General State of Industry - Tin-Mines

Of our other mineral resources at this date there is no doubt that the tin and copper mines were the most important and the most interesting.

The Stannaries of Cornwall and Devon are constitutionally and economically different from the rest of the country.1 When iron and steel were much less common than they are now, copper and tin articles were the obvious substitute, more so on the Continent than in England,2 but even here copper was the common material for kitchen utensils and bronze the usual form of decorative metal work. Moreover, the tin mines are the reputed cause of the first entrance of these islands into the pages of written history, when the Phoenicians sailed round Spain to the Casseritides in search of tin. During the Middle Ages the continent of Europe seems to have drawn most of its supplies of tin from this country. The demand was stimulated, first by the introduction of bells into churches3 in the sixth and seventh centuries, and secondly, by the use of bronze cannon, which began about the end of the fourteenth century.4

The Duchy of Cornwall reverted to the Crown, soon after it had been granted by William the Conqueror, and it was thereafter retained in royal hands. During the years from 1175 to the reign of John, the output of tin, like other valuable possessions at that time, was engrossed by the Jews; Edward 1 made a grant to the tinners of Cornwall and Devon, who began to meet to concert their interests every seventh or eighth year on Hingston Hill, near Callington.5

Five towns in Cornwall and three in Devonshire were chosen where the ore was collected, a portion from each mine was retained by the Crown as regale and stamped. These towns were called coinage towns, and apart from this the tinners were allowed a free hand in selling their tin.6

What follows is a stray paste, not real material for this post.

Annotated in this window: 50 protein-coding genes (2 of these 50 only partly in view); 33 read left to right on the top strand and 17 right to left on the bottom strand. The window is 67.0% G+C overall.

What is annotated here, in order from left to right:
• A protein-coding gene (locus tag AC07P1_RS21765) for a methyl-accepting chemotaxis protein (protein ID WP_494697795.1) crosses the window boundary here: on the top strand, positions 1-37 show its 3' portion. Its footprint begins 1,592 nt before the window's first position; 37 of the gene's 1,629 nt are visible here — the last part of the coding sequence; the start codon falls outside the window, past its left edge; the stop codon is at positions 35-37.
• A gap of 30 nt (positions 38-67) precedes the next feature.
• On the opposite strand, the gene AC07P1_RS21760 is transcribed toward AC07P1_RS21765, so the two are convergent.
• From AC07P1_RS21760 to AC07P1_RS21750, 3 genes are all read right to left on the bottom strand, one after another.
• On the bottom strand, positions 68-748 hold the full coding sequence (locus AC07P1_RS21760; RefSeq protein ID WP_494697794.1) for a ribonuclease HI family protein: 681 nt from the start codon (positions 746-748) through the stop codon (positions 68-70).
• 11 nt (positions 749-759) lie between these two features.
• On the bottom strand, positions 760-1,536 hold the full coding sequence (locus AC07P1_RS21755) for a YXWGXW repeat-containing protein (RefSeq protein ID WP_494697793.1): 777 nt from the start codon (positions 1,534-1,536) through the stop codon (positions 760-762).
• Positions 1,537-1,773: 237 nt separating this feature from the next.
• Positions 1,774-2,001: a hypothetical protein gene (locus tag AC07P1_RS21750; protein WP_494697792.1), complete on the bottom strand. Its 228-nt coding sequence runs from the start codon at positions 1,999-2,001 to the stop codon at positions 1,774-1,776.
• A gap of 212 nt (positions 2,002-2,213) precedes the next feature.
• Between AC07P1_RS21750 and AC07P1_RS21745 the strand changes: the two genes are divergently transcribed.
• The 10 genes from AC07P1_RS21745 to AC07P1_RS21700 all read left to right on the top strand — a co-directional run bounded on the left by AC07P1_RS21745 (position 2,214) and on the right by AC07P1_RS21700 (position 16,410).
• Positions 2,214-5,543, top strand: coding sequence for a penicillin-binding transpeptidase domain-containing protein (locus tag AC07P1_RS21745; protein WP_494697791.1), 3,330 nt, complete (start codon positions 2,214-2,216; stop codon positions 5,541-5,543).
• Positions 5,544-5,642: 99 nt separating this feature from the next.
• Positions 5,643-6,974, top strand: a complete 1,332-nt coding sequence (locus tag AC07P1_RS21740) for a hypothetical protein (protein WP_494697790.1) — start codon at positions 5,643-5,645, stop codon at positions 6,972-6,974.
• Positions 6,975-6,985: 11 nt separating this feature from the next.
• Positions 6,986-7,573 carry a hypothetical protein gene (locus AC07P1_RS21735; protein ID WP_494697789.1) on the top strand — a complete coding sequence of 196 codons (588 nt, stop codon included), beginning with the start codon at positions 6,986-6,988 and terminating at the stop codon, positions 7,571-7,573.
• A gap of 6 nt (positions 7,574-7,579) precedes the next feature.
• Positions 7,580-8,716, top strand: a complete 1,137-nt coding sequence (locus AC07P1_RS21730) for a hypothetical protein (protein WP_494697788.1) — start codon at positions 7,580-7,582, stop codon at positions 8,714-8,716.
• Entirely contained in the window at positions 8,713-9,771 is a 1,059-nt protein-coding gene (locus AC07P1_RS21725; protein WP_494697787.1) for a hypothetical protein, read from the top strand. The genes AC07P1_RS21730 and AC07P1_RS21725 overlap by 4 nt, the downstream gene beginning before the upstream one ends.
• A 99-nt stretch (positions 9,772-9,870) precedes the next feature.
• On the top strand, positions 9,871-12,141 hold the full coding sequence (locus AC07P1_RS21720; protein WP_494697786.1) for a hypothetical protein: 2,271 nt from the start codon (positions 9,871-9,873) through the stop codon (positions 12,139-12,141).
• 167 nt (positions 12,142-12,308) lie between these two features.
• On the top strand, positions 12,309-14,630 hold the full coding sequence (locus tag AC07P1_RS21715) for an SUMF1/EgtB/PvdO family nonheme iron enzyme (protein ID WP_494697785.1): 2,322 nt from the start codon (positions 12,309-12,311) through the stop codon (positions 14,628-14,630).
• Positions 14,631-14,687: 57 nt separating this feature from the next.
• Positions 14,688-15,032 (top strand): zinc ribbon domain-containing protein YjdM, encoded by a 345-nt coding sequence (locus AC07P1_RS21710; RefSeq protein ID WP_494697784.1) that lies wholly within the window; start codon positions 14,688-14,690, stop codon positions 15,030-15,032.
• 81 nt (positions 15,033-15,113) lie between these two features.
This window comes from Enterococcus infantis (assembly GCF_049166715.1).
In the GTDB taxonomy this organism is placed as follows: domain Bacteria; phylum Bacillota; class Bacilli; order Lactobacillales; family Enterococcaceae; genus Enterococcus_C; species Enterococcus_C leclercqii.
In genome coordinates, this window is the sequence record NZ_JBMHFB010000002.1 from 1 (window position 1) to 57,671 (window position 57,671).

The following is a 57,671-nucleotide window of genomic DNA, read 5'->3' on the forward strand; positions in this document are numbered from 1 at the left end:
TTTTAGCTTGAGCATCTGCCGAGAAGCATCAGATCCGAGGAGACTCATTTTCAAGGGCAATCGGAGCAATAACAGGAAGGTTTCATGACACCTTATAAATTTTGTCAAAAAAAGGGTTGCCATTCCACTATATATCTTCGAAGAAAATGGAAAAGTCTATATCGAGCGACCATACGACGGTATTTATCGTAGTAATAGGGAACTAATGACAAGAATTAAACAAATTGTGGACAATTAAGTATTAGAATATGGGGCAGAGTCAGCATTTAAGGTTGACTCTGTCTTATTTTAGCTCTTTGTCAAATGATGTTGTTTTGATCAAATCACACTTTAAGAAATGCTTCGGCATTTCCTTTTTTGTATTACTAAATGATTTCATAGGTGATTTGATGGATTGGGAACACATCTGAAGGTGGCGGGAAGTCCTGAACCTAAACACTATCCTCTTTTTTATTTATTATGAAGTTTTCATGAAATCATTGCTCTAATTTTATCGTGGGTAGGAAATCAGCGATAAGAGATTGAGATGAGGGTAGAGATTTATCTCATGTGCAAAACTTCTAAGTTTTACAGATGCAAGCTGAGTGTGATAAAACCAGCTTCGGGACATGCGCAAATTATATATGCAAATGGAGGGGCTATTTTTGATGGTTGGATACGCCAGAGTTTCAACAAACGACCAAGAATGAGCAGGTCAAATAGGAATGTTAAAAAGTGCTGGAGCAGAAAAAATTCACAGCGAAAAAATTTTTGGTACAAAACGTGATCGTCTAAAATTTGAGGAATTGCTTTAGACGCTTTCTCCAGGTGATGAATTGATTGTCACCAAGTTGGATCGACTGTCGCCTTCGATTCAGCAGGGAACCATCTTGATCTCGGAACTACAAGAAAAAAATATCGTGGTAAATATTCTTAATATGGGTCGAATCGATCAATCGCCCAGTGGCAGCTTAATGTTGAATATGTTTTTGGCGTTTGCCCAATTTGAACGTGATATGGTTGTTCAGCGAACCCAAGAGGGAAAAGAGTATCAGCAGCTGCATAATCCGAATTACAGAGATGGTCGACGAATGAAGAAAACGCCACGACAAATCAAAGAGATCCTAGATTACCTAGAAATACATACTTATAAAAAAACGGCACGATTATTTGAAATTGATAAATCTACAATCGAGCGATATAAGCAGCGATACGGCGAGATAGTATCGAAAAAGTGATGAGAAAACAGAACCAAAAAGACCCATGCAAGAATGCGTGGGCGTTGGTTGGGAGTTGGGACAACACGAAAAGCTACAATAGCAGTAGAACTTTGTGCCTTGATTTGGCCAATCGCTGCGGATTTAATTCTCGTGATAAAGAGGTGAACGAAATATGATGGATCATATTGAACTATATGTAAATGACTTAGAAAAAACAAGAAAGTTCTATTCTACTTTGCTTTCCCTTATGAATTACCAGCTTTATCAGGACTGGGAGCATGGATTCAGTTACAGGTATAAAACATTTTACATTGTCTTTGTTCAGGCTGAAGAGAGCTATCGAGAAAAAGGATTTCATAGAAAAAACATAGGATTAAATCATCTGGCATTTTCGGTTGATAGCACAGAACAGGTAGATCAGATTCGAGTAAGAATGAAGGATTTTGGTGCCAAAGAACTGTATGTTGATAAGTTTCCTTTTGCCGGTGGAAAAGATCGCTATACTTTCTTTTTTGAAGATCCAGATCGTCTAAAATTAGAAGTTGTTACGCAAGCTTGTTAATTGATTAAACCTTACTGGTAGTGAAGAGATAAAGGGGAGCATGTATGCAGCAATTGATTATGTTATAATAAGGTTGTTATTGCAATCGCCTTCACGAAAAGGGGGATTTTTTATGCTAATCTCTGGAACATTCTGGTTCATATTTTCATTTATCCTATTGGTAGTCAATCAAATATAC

After the expulsion of the Jews the mines were neglected, for with their removal few people were left capable of working them. The industry gradually regained strength, for only a very small number of workers were necessary for a primitive mine, and their tools were few and inexpensive. Thus the earliest mines were carried on by a number of working partners, but hardly had these companies been formed when capitalism began to appear.7 It became possible for a man to retain his share of the work by providing a substitute or his share of the cost of the undertaking. This system, which was a great boon to women and children, was called the " cost system," and was probably fairly well developed at the end of the fourteenth century, since there are references to mining shares being held by people who were not working shareholders.8 In 1586 there were a variety of classes occupied in the mines; charcoal pedlars, who went from blowing-house to blowing-house with their packs, the blowers and the owners of the blowing-houses, who had become masters paying wages to workmen, the smiths, carpenters and others, who were employed about the mines, and finally the miners themselves.9 These last were developing into two types­one, that worked for a wage and was very poor, and the other, composed of companies of miners adventuring in partnership. The mining adventurers were also drawn from different classes, first, there were the working miners, and second, the capitalists from outside, who were co-opted to work a lode, because the " charge amounteth mostly very high for any one man's purse, except lined beyond ordinary."10